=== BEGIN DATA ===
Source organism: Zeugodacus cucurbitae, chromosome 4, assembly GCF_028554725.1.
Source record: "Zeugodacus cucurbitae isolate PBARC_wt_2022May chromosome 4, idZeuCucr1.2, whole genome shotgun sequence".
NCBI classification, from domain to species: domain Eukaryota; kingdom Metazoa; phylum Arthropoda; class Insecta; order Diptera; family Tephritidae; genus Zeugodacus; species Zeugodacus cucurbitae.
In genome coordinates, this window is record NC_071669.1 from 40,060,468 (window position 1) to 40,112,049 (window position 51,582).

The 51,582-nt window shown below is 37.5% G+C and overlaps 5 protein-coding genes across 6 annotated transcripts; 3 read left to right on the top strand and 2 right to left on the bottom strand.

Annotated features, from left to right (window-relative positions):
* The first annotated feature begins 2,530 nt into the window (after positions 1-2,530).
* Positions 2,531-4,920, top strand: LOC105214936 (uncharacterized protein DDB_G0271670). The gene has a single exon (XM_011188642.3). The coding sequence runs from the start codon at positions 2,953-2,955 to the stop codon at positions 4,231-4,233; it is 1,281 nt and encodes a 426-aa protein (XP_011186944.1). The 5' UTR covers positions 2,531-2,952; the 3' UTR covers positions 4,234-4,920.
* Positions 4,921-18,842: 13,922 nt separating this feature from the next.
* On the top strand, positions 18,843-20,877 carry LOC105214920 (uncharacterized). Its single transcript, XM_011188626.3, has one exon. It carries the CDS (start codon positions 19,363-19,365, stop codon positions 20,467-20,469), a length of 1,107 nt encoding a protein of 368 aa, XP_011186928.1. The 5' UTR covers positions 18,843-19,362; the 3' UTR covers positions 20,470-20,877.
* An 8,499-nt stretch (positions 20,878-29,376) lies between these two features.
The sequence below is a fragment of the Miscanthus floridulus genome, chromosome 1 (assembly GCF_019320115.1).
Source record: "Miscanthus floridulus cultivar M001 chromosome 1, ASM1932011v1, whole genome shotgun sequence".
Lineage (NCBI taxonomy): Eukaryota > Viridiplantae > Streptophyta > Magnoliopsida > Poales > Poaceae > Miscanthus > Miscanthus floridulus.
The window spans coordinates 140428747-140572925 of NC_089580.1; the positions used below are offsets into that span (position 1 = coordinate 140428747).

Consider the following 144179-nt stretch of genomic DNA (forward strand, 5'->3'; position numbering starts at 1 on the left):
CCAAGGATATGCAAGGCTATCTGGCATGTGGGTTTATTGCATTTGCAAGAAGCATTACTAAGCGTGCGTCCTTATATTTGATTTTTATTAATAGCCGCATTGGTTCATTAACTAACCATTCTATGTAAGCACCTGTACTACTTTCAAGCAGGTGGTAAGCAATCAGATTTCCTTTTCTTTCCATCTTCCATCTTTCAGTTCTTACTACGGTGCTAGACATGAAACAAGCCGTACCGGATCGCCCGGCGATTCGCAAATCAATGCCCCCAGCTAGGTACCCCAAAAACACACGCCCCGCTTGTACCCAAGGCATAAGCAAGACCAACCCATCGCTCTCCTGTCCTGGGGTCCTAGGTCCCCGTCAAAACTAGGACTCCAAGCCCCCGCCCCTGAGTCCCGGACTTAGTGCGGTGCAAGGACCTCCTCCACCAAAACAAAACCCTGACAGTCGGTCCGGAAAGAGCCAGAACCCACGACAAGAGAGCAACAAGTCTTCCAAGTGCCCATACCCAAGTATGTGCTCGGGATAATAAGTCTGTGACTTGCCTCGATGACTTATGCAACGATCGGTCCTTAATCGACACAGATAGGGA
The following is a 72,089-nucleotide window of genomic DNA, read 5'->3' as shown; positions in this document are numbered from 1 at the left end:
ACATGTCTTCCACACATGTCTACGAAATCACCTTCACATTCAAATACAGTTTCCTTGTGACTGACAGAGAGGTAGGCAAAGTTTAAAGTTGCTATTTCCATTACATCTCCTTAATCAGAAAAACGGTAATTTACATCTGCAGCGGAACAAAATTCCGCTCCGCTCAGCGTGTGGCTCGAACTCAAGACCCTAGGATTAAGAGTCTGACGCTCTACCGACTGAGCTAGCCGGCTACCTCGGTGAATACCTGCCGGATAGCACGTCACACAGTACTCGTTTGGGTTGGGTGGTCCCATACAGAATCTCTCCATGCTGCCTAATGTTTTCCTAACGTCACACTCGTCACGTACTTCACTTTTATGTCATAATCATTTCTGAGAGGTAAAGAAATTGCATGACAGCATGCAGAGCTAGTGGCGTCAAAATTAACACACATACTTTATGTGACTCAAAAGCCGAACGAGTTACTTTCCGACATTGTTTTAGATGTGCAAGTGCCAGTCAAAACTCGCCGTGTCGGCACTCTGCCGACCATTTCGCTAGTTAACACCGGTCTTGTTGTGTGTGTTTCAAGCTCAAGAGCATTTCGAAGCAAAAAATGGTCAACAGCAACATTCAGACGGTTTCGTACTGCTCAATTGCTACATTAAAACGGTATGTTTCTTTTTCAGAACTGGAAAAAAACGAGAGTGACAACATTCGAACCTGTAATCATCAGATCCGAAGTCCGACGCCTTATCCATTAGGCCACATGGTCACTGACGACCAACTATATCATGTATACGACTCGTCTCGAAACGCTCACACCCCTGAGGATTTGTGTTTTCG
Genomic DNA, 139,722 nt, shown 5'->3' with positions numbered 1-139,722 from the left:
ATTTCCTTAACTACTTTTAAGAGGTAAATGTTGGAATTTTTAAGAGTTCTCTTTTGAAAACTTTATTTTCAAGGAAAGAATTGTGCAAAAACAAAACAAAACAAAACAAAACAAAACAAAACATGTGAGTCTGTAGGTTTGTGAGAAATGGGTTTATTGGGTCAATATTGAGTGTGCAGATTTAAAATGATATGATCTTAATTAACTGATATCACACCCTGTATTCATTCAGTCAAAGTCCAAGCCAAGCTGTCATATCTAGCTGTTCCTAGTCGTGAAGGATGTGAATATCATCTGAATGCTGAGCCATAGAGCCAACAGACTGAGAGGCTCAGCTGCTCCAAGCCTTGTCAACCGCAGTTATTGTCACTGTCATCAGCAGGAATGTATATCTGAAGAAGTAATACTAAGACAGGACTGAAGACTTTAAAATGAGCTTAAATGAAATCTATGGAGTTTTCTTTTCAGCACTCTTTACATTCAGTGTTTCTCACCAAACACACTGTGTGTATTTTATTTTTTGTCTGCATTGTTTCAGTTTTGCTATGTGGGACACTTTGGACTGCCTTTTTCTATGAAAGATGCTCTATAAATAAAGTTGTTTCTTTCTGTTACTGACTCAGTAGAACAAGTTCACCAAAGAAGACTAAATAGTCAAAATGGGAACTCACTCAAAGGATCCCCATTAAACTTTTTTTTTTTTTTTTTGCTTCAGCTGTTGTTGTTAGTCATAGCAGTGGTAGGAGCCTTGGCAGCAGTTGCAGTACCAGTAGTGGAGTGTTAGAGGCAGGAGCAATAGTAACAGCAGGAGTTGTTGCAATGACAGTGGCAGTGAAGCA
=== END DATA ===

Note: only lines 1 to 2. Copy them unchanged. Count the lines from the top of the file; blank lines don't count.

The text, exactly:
Source organism: Zeugodacus cucurbitae, chromosome 4, assembly GCF_028554725.1.
Source record: "Zeugodacus cucurbitae isolate PBARC_wt_2022May chromosome 4, idZeuCucr1.2, whole genome shotgun sequence".